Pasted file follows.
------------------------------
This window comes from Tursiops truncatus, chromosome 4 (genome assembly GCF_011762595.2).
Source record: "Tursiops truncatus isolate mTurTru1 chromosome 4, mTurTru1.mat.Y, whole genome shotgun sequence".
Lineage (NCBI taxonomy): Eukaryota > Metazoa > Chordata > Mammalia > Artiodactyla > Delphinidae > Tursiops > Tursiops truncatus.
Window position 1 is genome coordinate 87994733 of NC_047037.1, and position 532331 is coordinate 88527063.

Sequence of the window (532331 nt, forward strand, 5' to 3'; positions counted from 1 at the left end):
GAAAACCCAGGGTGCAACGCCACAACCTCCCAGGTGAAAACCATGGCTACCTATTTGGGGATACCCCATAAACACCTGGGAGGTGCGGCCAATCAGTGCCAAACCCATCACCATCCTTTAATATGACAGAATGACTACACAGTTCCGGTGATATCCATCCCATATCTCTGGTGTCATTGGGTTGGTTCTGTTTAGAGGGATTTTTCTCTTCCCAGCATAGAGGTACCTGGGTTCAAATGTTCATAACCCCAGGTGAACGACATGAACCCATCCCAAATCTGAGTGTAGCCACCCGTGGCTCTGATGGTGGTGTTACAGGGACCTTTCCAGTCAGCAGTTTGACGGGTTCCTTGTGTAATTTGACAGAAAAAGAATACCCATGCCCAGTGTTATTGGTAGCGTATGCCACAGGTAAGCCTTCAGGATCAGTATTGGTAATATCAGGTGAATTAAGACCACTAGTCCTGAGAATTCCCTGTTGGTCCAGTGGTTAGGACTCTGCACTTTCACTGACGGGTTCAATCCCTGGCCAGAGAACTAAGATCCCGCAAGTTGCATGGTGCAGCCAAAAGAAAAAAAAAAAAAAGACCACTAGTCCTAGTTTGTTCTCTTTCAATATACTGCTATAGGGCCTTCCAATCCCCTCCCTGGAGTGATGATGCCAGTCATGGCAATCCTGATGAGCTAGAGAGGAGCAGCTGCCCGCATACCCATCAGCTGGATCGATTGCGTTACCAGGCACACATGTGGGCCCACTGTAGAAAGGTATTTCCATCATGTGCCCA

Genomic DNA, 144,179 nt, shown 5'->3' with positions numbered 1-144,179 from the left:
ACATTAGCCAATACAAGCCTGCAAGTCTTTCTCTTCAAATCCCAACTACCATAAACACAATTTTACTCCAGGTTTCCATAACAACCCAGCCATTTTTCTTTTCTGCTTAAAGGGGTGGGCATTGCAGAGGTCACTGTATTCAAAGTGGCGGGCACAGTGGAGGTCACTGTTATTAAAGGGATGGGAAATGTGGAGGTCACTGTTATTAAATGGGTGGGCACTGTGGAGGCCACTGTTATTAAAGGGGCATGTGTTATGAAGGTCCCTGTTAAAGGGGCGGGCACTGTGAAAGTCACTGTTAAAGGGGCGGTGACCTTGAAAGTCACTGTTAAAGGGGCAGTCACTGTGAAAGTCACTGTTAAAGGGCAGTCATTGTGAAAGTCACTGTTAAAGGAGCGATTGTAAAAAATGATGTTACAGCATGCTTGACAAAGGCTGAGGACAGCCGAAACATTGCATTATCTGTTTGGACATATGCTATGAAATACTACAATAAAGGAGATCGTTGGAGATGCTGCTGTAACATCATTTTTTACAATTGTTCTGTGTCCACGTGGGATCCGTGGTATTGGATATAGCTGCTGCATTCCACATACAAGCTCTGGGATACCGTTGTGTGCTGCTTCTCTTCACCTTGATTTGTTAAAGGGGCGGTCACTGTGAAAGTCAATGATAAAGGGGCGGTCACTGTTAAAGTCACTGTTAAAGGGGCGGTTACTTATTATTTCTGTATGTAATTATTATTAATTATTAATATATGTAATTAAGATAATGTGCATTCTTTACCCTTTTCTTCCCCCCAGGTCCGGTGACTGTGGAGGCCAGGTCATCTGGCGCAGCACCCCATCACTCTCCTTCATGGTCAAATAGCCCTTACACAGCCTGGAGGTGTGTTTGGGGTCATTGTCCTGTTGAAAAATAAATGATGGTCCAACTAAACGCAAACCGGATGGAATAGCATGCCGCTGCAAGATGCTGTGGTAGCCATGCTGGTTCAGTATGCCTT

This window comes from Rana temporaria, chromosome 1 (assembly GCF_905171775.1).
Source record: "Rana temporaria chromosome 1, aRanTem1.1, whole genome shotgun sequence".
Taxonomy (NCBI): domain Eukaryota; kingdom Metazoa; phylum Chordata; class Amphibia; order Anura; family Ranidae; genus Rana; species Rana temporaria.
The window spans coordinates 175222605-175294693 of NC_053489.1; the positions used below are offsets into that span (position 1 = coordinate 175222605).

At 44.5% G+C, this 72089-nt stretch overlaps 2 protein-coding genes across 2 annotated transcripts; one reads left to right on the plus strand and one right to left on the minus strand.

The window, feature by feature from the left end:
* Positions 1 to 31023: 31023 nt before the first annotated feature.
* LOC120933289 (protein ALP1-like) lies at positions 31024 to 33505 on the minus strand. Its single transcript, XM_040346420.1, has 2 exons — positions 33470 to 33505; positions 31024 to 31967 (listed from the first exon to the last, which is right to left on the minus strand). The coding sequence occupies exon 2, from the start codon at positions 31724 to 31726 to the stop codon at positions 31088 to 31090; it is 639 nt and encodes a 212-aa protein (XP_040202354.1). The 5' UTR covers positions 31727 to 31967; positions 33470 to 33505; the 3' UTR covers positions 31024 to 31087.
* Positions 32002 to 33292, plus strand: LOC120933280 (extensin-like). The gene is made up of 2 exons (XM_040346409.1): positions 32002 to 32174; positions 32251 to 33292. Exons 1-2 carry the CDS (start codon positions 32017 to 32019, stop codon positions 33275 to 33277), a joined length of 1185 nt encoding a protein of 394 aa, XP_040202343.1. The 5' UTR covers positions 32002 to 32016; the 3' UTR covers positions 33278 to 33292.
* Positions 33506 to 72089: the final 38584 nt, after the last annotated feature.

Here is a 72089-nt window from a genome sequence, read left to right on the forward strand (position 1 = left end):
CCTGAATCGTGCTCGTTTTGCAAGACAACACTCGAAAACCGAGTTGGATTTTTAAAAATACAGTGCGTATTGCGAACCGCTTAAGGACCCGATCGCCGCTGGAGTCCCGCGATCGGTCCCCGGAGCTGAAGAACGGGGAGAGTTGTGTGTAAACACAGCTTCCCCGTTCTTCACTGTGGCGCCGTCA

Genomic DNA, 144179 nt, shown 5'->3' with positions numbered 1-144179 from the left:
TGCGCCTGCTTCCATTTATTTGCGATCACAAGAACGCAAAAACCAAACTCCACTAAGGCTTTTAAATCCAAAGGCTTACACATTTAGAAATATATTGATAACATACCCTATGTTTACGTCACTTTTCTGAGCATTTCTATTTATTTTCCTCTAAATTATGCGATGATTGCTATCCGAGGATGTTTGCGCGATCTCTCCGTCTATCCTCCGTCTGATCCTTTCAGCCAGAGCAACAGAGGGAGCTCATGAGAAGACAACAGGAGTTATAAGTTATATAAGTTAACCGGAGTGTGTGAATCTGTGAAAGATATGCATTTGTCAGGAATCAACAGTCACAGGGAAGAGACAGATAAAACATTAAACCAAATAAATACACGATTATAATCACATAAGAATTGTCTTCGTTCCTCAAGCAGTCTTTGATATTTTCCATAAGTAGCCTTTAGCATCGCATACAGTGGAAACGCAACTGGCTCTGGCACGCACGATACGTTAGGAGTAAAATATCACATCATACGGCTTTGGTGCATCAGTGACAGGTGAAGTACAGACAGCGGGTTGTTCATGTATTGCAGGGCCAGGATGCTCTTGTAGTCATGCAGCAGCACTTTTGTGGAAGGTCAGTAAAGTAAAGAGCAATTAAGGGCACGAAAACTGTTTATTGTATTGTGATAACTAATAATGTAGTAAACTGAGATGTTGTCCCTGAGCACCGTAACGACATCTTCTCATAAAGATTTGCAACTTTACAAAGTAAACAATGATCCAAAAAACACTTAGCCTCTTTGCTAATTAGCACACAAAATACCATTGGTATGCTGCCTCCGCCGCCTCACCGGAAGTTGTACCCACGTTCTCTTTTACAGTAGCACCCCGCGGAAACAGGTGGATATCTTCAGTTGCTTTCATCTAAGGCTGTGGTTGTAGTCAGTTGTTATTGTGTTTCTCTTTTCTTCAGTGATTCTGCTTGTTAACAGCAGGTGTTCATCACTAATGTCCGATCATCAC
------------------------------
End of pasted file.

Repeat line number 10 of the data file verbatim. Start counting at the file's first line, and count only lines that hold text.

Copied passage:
Source record: "Rana temporaria chromosome 1, aRanTem1.1, whole genome shotgun sequence".